Learning Institutions Grow Out of Struggle

Editor’s Note: This article is part of an occasional series on the Civil War sesquicentennial provided by members of the Wheeling Civil War 150 Committee.

As West Virginia historians seek to commemorate events surrounding the 150th anniversary of the American Civil War, it seems fitting to cite the role played in the Northern Panhandle by the forerunners of two institutions of higher learning that continue to thrive.

During October of 1862, while the faculty of South Carolina College in Columbia was meeting to acknowledge that their institution had to be closed because of the Civil War, joining several other vacated colleges in the south, to the north both the West Liberty Academy and Bethany College, though pummeled by the war, remained open.

In an article written by Michael David Cohen in The New York Times earlier this month, the plight of those Southern colleges was detailed. History professor Cohen pointed out the South Carolina faculty members recorded in their minutes of that Oct. 6 meeting that “‘the Confederacy had converted the school into a military hospital.’ The students were all gone and no classes would meet again for several years.”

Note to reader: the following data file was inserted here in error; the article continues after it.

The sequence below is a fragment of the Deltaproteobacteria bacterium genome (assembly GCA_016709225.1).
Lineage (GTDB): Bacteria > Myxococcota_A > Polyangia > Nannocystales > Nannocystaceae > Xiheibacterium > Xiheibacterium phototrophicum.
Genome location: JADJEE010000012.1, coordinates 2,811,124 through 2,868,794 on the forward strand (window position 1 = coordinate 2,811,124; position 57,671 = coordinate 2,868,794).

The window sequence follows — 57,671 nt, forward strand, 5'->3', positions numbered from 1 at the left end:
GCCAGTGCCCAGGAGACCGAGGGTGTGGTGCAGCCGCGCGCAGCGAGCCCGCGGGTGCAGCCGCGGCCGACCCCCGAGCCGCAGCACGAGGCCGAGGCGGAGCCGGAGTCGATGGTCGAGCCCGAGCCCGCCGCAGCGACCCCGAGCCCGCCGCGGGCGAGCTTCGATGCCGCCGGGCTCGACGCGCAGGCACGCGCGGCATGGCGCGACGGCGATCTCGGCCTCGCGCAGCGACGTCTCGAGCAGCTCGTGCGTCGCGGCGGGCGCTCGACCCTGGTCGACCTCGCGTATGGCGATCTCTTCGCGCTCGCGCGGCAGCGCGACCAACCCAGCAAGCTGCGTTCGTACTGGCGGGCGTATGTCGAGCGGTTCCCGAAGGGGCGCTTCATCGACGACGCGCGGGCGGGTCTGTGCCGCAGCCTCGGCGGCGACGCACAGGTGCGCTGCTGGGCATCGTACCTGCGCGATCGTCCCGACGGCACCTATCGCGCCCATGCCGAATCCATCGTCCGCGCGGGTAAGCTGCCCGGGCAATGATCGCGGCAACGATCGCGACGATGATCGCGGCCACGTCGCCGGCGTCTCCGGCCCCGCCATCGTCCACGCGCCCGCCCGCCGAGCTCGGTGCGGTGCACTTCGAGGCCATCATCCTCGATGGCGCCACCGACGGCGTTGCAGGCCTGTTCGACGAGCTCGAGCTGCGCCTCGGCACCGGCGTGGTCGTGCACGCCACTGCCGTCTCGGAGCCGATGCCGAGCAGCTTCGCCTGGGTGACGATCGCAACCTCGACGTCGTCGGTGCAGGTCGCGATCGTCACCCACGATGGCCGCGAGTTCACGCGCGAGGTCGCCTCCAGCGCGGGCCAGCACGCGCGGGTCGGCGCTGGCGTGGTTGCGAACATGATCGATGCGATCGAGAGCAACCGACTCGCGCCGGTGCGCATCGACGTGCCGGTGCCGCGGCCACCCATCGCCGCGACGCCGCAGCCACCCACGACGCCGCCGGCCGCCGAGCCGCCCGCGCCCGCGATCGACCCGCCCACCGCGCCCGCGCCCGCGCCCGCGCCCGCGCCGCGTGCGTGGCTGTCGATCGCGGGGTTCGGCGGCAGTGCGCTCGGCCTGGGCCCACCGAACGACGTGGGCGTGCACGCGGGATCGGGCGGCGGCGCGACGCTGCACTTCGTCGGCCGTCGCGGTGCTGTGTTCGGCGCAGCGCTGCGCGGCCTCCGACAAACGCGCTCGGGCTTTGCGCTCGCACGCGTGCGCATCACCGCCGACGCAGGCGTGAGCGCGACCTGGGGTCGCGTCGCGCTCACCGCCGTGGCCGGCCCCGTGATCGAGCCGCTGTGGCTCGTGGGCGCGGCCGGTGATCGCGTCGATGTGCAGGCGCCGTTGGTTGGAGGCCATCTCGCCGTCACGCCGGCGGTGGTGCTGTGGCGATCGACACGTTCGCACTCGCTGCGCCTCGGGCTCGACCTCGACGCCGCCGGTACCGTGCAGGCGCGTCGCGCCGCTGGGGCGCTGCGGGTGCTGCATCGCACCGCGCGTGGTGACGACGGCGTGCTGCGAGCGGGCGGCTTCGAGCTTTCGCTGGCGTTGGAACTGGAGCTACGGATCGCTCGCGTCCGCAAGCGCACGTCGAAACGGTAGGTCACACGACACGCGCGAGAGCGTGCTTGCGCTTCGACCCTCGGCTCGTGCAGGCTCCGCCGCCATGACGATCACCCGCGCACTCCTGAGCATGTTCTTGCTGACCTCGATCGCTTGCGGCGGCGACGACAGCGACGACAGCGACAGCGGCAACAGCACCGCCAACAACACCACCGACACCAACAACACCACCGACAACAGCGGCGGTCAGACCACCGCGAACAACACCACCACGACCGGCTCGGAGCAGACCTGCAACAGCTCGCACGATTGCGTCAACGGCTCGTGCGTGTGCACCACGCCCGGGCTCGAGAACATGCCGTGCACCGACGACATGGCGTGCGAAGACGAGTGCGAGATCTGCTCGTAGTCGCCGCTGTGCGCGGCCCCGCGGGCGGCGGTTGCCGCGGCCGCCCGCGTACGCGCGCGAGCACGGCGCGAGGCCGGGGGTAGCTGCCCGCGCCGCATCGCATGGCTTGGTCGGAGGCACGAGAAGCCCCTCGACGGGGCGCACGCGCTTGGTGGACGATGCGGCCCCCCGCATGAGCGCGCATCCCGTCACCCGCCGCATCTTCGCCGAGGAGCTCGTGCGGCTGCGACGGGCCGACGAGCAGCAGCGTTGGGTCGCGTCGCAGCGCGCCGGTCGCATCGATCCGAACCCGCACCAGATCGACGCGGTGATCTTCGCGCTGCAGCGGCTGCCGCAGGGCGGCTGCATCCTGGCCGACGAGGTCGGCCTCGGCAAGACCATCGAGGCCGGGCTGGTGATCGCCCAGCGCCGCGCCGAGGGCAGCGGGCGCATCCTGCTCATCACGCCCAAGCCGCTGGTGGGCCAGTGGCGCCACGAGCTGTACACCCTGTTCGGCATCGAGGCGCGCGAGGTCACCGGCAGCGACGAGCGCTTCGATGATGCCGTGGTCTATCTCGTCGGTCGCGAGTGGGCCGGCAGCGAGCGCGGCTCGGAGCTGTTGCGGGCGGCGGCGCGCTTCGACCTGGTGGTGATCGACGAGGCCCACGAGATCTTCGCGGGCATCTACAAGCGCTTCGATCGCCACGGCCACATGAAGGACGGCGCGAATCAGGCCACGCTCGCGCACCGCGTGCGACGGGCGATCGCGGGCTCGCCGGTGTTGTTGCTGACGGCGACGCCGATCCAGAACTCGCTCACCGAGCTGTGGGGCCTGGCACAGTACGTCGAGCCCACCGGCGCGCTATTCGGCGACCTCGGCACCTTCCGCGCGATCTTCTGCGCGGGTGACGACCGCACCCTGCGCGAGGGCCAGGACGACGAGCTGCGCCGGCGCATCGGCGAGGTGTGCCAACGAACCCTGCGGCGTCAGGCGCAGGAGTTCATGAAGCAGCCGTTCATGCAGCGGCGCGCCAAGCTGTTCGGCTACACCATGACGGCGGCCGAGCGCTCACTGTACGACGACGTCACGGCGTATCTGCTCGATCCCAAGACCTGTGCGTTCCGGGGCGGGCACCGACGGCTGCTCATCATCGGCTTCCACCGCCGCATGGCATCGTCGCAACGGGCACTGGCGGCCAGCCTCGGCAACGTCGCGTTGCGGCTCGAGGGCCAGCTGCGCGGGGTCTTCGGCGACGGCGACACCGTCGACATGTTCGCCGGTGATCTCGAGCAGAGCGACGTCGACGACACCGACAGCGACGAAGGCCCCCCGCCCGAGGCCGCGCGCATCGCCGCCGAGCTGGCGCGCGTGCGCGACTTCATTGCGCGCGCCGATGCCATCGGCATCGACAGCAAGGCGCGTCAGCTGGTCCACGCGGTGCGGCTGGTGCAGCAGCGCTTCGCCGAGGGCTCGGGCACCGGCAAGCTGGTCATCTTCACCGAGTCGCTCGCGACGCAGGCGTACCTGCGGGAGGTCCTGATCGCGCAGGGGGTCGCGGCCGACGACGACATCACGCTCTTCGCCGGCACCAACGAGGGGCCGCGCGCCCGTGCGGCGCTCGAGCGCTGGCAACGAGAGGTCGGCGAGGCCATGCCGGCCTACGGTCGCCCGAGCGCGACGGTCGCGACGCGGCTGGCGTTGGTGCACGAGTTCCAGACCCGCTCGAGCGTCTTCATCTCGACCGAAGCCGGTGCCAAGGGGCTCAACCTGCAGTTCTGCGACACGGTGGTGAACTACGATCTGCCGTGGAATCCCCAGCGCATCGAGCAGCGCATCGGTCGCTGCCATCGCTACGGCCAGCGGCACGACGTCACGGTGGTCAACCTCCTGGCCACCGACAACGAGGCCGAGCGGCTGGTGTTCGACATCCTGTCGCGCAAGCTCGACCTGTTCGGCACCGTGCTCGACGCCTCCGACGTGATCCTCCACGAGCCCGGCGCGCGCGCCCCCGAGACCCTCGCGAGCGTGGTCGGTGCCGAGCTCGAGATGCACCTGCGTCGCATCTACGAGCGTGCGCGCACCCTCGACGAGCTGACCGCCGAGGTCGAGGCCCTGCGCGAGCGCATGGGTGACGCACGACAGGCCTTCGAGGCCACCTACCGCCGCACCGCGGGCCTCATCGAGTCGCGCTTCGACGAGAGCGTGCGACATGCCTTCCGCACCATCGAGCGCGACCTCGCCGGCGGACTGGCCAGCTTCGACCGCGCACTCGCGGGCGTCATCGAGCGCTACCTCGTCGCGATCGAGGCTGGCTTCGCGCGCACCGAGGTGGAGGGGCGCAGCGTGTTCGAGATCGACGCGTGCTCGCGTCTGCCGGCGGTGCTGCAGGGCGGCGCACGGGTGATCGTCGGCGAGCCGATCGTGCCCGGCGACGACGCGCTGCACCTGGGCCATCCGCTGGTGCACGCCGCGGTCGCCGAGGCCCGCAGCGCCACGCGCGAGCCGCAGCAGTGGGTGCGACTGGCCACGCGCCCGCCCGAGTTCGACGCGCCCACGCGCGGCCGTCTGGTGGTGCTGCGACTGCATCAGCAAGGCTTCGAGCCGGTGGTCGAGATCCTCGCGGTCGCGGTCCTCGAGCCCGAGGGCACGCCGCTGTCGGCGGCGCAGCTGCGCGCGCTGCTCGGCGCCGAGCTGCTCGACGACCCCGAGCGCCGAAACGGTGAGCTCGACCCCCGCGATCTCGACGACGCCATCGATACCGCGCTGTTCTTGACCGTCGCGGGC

Cohen said colleges were commandeered for use as hospitals or barracks by both the Confederate and Union armies as more and more young men left them to become soldiers. The experience for West Liberty Academy, now West Liberty University, and Bethany College was far different. West Liberty Academy was opened in 1837 and WLU is celebrating its 175th anniversary this year. Bethany College opened three years later, in 1840, and is the oldest private college in the state.

In his book “West Liberty State College, The First 125 Years,” author Frank T. Reuter explained, “Chartered by the Legislature of Virginia on March 30, 1837, the academy came about primarily through the efforts of the Rev. Nathan Shotwell,” a Presbyterian preacher-educator. “West Liberty Academy was opened in 1838 with the Rev. Mr. Shotwell as principal. He and his wife were the only faculty members. Until a suitable school building could be built, the Shotwells began teaching in the main room of their home.”

That first enrollment numbered 65 students, but Reuter said he could find no record on class make-up. Boys and girls were admitted to the academy but were strictly segregated and “rigid regulations” prevented any meetings of the genders. These rules stayed in effect until 1904, he said. Immediately prior to the Civil War, Reuter said “students came to the academy from a much larger area and in larger numbers” than previously, with a few students traveling all the way from Mississippi and Louisiana.

“Enthusiasm for war was quite strong in West Liberty,” Reuter wrote. “Most of this enthusiasm was for the Union’s cause, although its neighbor further north, Bethany, was strongly influenced by pro-Southern sympathies. Several companies of volunteers from the West Liberty district, including many academy students, joined the Union Army.”